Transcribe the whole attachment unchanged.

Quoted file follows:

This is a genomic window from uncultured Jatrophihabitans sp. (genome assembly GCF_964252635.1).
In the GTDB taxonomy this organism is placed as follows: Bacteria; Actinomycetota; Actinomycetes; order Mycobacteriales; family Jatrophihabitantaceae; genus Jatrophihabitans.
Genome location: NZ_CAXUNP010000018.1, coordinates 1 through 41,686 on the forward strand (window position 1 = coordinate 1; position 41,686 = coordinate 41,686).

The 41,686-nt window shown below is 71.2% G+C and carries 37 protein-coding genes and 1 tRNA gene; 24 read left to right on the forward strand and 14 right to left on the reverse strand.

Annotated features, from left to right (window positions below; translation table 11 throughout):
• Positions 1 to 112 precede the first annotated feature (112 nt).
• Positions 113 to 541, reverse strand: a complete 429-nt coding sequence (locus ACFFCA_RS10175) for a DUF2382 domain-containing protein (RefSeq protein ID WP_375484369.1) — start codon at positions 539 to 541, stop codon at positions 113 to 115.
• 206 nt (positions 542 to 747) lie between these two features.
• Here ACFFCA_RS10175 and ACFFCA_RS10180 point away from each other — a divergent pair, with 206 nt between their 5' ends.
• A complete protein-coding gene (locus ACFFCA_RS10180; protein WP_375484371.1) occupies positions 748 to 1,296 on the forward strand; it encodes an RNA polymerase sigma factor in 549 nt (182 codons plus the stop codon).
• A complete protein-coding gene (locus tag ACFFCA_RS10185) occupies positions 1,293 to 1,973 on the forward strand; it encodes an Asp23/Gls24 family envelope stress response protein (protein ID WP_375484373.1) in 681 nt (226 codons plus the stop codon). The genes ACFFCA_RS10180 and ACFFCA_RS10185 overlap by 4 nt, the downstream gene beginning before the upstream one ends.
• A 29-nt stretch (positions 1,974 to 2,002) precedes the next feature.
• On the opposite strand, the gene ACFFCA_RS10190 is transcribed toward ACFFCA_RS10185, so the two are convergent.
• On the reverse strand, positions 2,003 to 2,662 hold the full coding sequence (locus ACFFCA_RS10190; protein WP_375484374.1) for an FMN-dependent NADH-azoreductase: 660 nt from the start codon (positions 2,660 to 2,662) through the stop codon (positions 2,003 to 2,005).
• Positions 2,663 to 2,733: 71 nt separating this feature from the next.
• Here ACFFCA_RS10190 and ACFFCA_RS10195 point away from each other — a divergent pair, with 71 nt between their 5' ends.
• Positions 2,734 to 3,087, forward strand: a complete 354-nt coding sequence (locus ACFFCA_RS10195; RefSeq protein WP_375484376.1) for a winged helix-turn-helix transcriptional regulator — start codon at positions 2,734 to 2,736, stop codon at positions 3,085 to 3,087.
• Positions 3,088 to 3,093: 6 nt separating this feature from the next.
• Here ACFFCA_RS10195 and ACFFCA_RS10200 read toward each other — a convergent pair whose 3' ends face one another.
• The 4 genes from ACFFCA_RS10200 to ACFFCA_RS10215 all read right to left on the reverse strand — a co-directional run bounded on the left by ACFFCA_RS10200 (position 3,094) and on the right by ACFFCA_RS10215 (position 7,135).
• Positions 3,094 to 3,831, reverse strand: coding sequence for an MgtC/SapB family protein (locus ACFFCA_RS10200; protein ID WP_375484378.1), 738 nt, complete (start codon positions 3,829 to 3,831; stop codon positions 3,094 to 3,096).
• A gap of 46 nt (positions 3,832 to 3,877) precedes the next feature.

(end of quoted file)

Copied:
This is a genomic window from uncultured Jatrophihabitans sp. (genome assembly GCF_964252635.1).
In the GTDB taxonomy this organism is placed as follows: Bacteria; Actinomycetota; Actinomycetes; order Mycobacteriales; family Jatrophihabitantaceae; genus Jatrophihabitans.
Genome location: NZ_CAXUNP010000018.1, coordinates 1 through 41,686 on the forward strand (window position 1 = coordinate 1; position 41,686 = coordinate 41,686).

The 41,686-nt window shown below is 71.2% G+C and carries 37 protein-coding genes and 1 tRNA gene; 24 read left to right on the forward strand and 14 right to left on the reverse strand.

Annotated features, from left to right (window positions below; translation table 11 throughout):
• Positions 1 to 112 precede the first annotated feature (112 nt).
• Positions 113 to 541, reverse strand: a complete 429-nt coding sequence (locus ACFFCA_RS10175) for a DUF2382 domain-containing protein (RefSeq protein ID WP_375484369.1) — start codon at positions 539 to 541, stop codon at positions 113 to 115.
• 206 nt (positions 542 to 747) lie between these two features.
• Here ACFFCA_RS10175 and ACFFCA_RS10180 point away from each other — a divergent pair, with 206 nt between their 5' ends.
• A complete protein-coding gene (locus ACFFCA_RS10180; protein WP_375484371.1) occupies positions 748 to 1,296 on the forward strand; it encodes an RNA polymerase sigma factor in 549 nt (182 codons plus the stop codon).
• A complete protein-coding gene (locus tag ACFFCA_RS10185) occupies positions 1,293 to 1,973 on the forward strand; it encodes an Asp23/Gls24 family envelope stress response protein (protein ID WP_375484373.1) in 681 nt (226 codons plus the stop codon). The genes ACFFCA_RS10180 and ACFFCA_RS10185 overlap by 4 nt, the downstream gene beginning before the upstream one ends.
• A 29-nt stretch (positions 1,974 to 2,002) precedes the next feature.
• On the opposite strand, the gene ACFFCA_RS10190 is transcribed toward ACFFCA_RS10185, so the two are convergent.
• On the reverse strand, positions 2,003 to 2,662 hold the full coding sequence (locus ACFFCA_RS10190; protein WP_375484374.1) for an FMN-dependent NADH-azoreductase: 660 nt from the start codon (positions 2,660 to 2,662) through the stop codon (positions 2,003 to 2,005).
• Positions 2,663 to 2,733: 71 nt separating this feature from the next.
• Here ACFFCA_RS10190 and ACFFCA_RS10195 point away from each other — a divergent pair, with 71 nt between their 5' ends.
• Positions 2,734 to 3,087, forward strand: a complete 354-nt coding sequence (locus ACFFCA_RS10195; RefSeq protein WP_375484376.1) for a winged helix-turn-helix transcriptional regulator — start codon at positions 2,734 to 2,736, stop codon at positions 3,085 to 3,087.
• Positions 3,088 to 3,093: 6 nt separating this feature from the next.
• Here ACFFCA_RS10195 and ACFFCA_RS10200 read toward each other — a convergent pair whose 3' ends face one another.
• The 4 genes from ACFFCA_RS10200 to ACFFCA_RS10215 all read right to left on the reverse strand — a co-directional run bounded on the left by ACFFCA_RS10200 (position 3,094) and on the right by ACFFCA_RS10215 (position 7,135).
• Positions 3,094 to 3,831, reverse strand: coding sequence for an MgtC/SapB family protein (locus ACFFCA_RS10200; protein ID WP_375484378.1), 738 nt, complete (start codon positions 3,829 to 3,831; stop codon positions 3,094 to 3,096).
• A gap of 46 nt (positions 3,832 to 3,877) precedes the next feature.